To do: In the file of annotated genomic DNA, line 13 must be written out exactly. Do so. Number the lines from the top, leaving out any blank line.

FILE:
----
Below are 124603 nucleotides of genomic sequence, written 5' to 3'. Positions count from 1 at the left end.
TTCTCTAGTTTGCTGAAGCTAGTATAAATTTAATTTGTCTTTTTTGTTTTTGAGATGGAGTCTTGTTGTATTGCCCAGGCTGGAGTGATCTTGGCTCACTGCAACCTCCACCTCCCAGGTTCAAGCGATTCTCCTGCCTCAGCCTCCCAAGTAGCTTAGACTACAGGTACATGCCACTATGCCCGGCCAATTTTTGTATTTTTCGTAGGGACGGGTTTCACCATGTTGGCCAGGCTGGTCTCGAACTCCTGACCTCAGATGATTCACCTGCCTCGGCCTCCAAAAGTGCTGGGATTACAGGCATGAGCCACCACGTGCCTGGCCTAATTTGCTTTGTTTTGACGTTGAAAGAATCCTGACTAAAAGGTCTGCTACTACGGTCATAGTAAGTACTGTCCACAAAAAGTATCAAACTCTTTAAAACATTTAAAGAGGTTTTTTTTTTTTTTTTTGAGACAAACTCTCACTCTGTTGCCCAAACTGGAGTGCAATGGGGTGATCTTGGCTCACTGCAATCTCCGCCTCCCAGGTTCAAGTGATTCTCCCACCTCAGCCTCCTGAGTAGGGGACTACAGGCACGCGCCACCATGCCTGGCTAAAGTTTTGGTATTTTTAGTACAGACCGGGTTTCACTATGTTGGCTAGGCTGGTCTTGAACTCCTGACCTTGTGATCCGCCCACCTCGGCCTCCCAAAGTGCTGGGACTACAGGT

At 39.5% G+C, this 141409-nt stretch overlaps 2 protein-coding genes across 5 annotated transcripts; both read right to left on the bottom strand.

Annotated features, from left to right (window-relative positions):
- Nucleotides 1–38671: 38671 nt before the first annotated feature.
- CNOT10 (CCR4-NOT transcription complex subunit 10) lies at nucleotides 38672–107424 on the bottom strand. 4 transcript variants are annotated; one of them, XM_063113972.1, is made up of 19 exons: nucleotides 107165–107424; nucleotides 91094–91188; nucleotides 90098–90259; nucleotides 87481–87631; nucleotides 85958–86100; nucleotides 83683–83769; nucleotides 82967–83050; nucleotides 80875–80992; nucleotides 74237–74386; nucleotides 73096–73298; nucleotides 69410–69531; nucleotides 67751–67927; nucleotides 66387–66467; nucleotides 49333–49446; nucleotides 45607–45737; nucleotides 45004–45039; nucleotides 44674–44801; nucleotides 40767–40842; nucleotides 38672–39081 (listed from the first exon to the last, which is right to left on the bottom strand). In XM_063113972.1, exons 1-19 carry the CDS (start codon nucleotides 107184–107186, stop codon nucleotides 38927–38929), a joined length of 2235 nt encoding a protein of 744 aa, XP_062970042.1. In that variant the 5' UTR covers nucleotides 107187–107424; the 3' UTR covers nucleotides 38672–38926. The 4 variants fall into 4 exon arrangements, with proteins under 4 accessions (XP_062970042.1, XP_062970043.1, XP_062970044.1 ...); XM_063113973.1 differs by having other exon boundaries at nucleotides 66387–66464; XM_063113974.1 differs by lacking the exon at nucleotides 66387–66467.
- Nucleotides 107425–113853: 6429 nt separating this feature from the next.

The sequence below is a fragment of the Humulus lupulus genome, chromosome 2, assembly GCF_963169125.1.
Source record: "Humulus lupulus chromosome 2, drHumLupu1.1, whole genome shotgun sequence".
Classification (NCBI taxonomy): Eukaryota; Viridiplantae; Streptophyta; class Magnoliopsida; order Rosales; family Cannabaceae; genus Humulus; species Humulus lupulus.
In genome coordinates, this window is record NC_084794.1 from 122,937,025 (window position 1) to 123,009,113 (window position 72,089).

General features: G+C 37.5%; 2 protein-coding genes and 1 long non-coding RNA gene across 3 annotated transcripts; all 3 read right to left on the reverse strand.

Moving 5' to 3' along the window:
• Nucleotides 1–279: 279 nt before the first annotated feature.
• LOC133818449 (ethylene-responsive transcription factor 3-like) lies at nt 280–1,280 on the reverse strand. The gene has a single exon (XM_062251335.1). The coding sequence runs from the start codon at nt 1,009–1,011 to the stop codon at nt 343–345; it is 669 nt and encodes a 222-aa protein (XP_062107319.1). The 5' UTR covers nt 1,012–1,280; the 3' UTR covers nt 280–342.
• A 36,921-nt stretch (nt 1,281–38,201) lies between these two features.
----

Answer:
Moving 5' to 3' along the window: